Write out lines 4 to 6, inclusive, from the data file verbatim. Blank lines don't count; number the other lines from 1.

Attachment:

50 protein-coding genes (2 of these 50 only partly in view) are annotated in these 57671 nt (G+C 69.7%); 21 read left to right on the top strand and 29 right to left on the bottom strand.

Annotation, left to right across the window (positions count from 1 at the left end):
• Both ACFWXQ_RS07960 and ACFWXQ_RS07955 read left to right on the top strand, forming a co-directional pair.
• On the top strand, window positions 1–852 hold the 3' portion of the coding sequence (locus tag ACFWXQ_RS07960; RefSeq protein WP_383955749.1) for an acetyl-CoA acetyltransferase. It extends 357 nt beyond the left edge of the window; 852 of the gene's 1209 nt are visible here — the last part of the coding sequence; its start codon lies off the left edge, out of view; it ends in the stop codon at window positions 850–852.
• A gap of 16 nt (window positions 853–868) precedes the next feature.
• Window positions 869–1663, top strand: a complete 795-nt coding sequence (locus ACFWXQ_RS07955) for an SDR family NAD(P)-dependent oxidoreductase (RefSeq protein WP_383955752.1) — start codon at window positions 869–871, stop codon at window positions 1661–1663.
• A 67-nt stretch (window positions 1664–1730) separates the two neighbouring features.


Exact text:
• On the top strand, window positions 1–852 hold the 3' portion of the coding sequence (locus tag ACFWXQ_RS07960; RefSeq protein WP_383955749.1) for an acetyl-CoA acetyltransferase. It extends 357 nt beyond the left edge of the window; 852 of the gene's 1209 nt are visible here — the last part of the coding sequence; its start codon lies off the left edge, out of view; it ends in the stop codon at window positions 850–852.
• A gap of 16 nt (window positions 853–868) precedes the next feature.
• Window positions 869–1663, top strand: a complete 795-nt coding sequence (locus ACFWXQ_RS07955) for an SDR family NAD(P)-dependent oxidoreductase (RefSeq protein WP_383955752.1) — start codon at window positions 869–871, stop codon at window positions 1661–1663.